Judge Holden holds forth on war (Blood Meridian)

From Chapter XVII of Cormac McCarthy’s novel Blood Meridian

They grew gaunted and lank under the white suns of those days and their hollow burnedout eyes were like those of noctambulants surprised by day. Crouched under their hats they seemed fugitives on some grander scale, like beings for whom the sun hungered. Even the judge grew silent and speculative. He’d spoke of purging oneself of those things that lay claim to a man but that body receiving his remarks counted themselves well done with any claims at all. They rode on and the wind drove the fine gray dust before them and they rode an army of gray-beards, gray men, gray horses. The mountains to the north lay sunwise in corrugated folds and the days were cool and the nights were cold and they sat about the fire each in his round of darkness in that round of dark while the idiot watched from his cage at the edge of the light. The judge cracked with the back of an axe the shinbone on an antelope and the hot marrow dripped smoking on the stones. They watched him. The subject was war.

The good book says that he that lives by the sword shall perish by the sword, said the black.

The judge smiled, his face shining with grease.

What right man would have it any other way? he said.

The good book does indeed count war an evil, said Irving. Yet there’s many a bloody tale of war inside it.

It makes no difference what men think of war, said the judge. War endures. As well ask men what they think of stone. War was always here. Before man was, war waited for him. The ultimate trade awaiting its ultimate practitioner. That is the way it was and will be. That way and not some other way.

He turned to Brown, from whom he’d heard some whispered slur or demurrer. Ah Davy, he said. It’s your own trade we honor here. Why not rather take a small bow. Let each acknowledge each.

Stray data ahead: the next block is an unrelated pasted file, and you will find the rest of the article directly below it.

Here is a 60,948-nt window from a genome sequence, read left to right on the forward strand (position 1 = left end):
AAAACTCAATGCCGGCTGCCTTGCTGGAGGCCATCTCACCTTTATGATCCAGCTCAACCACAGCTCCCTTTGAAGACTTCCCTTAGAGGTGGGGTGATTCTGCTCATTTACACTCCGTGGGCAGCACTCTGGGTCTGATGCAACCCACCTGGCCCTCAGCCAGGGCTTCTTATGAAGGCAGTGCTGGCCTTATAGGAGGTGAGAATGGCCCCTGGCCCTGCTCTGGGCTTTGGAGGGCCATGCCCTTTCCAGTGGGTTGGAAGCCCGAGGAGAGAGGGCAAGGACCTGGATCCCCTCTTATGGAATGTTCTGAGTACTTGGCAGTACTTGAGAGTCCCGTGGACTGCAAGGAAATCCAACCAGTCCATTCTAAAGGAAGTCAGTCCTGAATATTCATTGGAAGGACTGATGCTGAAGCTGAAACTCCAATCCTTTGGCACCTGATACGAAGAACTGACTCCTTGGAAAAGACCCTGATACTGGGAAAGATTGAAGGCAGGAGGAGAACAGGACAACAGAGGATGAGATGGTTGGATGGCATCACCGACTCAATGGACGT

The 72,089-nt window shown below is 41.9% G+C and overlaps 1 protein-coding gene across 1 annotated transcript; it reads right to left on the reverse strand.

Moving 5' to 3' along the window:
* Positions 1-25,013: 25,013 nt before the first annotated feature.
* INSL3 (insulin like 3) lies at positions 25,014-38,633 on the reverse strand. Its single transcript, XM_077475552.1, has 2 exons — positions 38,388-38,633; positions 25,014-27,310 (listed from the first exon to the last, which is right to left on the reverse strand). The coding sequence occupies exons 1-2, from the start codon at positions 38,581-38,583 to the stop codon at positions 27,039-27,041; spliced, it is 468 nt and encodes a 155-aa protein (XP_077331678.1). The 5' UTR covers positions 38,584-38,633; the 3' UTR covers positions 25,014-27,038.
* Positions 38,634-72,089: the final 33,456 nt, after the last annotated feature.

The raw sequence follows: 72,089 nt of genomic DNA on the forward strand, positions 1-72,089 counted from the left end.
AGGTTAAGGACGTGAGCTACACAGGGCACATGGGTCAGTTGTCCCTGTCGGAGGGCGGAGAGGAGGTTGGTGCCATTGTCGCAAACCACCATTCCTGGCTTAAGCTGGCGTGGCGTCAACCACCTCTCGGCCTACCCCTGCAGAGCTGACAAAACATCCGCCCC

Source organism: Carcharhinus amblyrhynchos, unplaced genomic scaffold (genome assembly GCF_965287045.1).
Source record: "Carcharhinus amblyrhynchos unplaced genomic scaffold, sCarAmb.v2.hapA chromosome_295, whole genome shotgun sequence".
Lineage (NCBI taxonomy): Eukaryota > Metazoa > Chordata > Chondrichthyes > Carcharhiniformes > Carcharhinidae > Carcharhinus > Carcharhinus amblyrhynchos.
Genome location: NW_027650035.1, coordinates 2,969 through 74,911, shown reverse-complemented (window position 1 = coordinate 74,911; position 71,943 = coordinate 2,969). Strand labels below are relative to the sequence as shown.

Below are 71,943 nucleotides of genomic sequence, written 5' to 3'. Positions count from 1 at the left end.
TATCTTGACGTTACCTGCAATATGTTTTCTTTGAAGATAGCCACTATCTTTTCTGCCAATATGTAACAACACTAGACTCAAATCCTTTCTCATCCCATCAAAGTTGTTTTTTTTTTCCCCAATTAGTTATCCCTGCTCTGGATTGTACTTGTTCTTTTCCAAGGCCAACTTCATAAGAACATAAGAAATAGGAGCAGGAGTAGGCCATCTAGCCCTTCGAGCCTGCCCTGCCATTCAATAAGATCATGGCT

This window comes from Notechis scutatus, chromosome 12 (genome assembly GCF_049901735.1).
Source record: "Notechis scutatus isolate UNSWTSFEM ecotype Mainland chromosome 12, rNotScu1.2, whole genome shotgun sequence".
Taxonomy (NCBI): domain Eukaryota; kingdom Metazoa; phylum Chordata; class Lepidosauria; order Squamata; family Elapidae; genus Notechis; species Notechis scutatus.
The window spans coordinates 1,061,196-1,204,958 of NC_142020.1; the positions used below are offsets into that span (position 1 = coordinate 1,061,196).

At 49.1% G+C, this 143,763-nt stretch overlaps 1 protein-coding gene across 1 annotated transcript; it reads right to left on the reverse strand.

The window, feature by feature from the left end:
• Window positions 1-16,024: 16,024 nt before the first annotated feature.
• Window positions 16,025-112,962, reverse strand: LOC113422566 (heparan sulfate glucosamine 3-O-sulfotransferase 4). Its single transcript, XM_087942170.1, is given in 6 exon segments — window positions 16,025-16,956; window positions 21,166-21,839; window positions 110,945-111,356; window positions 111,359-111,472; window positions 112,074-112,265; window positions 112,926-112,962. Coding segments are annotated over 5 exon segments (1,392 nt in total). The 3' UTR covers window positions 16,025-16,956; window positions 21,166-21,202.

My trade?

Certainly.

What is my trade?

War. War is your trade. Is it not?

And it aint yours?

Mine too. Very much so.

What about all them notebooks and bones and stuff?

All other trades are contained in that of war.

Is that why war endures?

No. It endures because young men love it and old men love it in them. Those that fought, those that did not.

That’s your notion.

The judge smiled. Men are born for games. Nothing else. Every child knows that play is nobler than work. He knows too that the worth or merit of a game is not inherent in the game itself but rather in the value of that which is put at hazard. Games of chance require a wager to have meaning at all. Games of sport involve the skill and strength of the opponents and the humiliation of defeat and the pride of victory are in themselves sufficient stake because they inhere in the worth of the principals and define them. But trial of chance or trial of worth all games aspire to the condition of war for here that which is wagered swallows up game, player, all.

Suppose two men at cards with nothing to wager save their lives. Who has not heard such a tale? A turn of the card. The whole universe for such a player has labored clanking to this moment which will tell if he is to die at that man’s hand or that man at his. What more certain validation of a man’s worth could there be? This enhancement of the game to its ultimate state admits no argument concerning the notion of fate. The selection of one man over another is a preference absolute and irrevocable and it is a dull man indeed who could reckon so profound a decision without agency or significance either one. In such games as have for their stake the annihilation of the defeated the decisions are quite clear. This man holding this particular arrangement of cards in his hand is thereby removed from existence. This is the nature of war, whose stake is at once the game and the authority and the justification. Seen so, war is the truest form of divination. It is the testing of one’s will and the will of another within that larger will which because it binds them is therefore forced to select. War is the ultimate game because war is at last a forcing of the unity of existence. War is god. Brown studied the judge.

You’re crazy Holden. Crazy at last.

The judge smiled.

 

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Selections from One-Star Amazon Reviews of Thomas Pynchon’s The Crying of Lot 49

[Editorial note: The following citations come from one-star Amazon reviews of Thomas Pynchon’s novel The Crying of Lot 49. To be clear, I’m a big Pynchon fanI’ve preserved the reviewers’ own styles of punctuation and spelling. More one-star Amazon reviews].


If it were better written, it might qualify as pretentious.

the prose was simultaneously confusing and boring

my first Pynchon novel and probably my last

I am really picky when it comes to reading.